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Good Morning Nanty Glo!
Wednesday, November 28 2001


Yesterday's entry discussed the traditional biblical and monastic view of self-worth or self-esteem based on comparing oneself with others and deriving self-worth by keeping score, counting one's possessions or accomplishments. Such materialism and/or self-centeredness may be epitomized by a bumper sticker seen occasionally a decade or two ago (usually on Porsche and BMW bumpers as I recall): The One Who Dies With the Most Toys Wins.

The counter of that given here yesterday is probably epitomized in the Apostle Paul's professing himself to be the "chief of sinners" (1 Timothy 1:16). Paul also describes the last days of the world as being a time when "men shall be lovers of their own selves, covetous, boasters, proud, blasphemers, disobedient to parents, unthankful, unholy," It seems to me that in the context of materialism, all the items he lists are synonyms of the same condition.

Yet for at least several decades the counseling psychology profession has touted self-esteem as the super highway to mental heatlh. One of America's most popular and successful preachers has extolled self-esteem as "the new reformation." When I was first encountering such issues in my own life, around junior high age in Big Bend School, self-esteem was not yet the shibboleth. Instead, pop psychology articles cast the root of much personal and interpersonal unhappiness in terms of in being introverted.

I think introversion is just another word for what later was called "low self-esteem." But introversion as a buzz word, though probably more technical and harder to grasp, may be the better term. It suggests being handicapped in the areas of making friends and making a strong positive impression on those around you. It's social shyness, lacking grace and not being outgoing. In more extreme cases, introversion could be fear that could be "diagnosed" as a phobia of reaching out to people, even becoming reclusive.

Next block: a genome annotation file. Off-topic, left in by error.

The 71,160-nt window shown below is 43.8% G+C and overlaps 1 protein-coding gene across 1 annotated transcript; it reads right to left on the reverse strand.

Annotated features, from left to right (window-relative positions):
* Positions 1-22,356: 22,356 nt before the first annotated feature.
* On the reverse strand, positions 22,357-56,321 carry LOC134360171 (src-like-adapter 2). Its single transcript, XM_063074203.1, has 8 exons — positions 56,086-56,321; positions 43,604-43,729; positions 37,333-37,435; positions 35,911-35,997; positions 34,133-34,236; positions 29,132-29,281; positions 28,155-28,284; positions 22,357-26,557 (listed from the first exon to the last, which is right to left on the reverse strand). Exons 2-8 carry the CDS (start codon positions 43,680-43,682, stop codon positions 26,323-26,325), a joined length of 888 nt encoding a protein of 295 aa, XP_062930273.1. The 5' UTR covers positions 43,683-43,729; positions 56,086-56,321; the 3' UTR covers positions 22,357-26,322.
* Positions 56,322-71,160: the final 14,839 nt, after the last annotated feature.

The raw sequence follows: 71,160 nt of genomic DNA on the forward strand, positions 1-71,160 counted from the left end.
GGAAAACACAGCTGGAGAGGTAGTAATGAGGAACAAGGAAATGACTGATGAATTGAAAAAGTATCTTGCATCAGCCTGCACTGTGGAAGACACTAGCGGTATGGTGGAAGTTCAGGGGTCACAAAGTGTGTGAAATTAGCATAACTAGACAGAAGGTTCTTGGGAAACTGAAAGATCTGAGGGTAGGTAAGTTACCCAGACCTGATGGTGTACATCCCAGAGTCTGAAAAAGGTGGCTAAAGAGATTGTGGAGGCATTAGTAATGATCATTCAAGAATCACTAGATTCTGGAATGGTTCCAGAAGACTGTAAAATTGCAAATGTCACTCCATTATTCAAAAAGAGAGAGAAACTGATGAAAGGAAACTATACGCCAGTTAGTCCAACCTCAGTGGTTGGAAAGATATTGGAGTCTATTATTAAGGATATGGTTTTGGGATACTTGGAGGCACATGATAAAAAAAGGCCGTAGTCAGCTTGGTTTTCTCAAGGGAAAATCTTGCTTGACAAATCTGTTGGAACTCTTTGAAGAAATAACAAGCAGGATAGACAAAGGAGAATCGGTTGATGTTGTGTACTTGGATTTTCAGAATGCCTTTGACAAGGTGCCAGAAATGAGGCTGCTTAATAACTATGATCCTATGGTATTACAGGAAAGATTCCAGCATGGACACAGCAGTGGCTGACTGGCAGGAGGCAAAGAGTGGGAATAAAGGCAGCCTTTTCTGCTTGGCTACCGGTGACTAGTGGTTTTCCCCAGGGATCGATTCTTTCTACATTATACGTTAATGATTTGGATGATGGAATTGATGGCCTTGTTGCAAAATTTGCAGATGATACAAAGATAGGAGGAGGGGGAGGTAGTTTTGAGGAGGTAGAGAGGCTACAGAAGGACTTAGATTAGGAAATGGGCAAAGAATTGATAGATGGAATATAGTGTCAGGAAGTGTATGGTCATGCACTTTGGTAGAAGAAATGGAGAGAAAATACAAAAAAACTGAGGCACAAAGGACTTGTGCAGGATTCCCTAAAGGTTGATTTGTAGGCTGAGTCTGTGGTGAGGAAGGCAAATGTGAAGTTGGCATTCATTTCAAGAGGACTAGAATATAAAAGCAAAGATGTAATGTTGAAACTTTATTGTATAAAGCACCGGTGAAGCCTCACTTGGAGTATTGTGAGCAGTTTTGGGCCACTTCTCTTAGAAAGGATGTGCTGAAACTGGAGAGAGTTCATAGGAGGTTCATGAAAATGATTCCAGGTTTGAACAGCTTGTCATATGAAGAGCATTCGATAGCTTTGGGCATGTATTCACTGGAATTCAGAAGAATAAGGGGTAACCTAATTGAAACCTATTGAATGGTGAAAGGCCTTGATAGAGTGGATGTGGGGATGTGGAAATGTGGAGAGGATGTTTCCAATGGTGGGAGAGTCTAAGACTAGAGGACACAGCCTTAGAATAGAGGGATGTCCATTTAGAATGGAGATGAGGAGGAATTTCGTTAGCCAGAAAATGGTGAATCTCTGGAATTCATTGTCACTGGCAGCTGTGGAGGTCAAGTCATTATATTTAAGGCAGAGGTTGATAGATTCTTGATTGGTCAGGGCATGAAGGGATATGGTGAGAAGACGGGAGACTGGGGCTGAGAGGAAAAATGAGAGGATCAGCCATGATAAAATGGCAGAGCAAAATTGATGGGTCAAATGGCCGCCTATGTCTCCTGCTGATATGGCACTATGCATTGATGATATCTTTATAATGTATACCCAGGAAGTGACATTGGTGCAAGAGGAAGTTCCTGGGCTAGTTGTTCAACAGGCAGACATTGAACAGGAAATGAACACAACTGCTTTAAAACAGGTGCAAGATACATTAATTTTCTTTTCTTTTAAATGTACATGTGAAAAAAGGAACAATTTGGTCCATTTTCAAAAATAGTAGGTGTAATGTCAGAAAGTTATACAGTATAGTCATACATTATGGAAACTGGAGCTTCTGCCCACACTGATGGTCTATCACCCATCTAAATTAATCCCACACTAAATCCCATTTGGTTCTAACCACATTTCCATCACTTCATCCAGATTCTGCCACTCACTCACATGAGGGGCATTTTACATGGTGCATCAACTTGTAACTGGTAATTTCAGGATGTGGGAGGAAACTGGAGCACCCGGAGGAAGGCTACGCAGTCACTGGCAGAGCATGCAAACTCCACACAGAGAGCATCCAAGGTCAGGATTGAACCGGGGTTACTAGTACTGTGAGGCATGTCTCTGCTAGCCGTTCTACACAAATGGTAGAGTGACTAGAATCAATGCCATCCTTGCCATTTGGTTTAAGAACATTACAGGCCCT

Its opposite, extroversion, was popularly thought of as the antidote; being out-going and finding it easy to make friends and get acquainted while appearing graceful and optimistic were to be prized. Fortunes were made on teaching those values. Yet the psychologists cautioned that "there really isn't any such thing as an extrovert," suggesting that such out-going or gregarious behavior is just another mask of its purveyor's inner torment or introversion.

Is there a third or fourth way through these schools of thought? Let me know what you think, and we'll continue tomorrow.

Webmaster Jon Kennedy

Bears in the woods

The Department of Wildlife is advising bikers, hunters, fishermen and golfers to take extra precautions and be on the alert for bears while enjoying their given sport.

They advise people to wear noise-producing devices, such as little bells on their clothing to alert, but not startle the bears unexpectedly.

They also advise you to carry pepper spray in case of an encounter with a bear. It is also a good idea to watch for signs of bear activity.

People should be able to recognize the difference between black bear and grizzly bear droppings.

Black bear droppings are smaller and contain berries and possibly squirrel fur.

Grizzly bear droppings have little bells in them and smell like pepper spray.

—Sent by Mike Harrison

Advent thought for the day

"Take heed to your spirit, that you do not deal treacherously" (Malachi 2:16). Our state of mind is powerful in its effects. It can be the enemy that penetrates right into our soul and distracts our mind from God. There are certain attitudes we should never dare to indulge. If we do, we will find they have distracted us from faith in God. Until we get back into a quiet mood before Him, our faith is of no value, and our confidence in the flesh and in human ingenuity is what rules our lives.

—Oswald Chambers
Sent by Judy Martin

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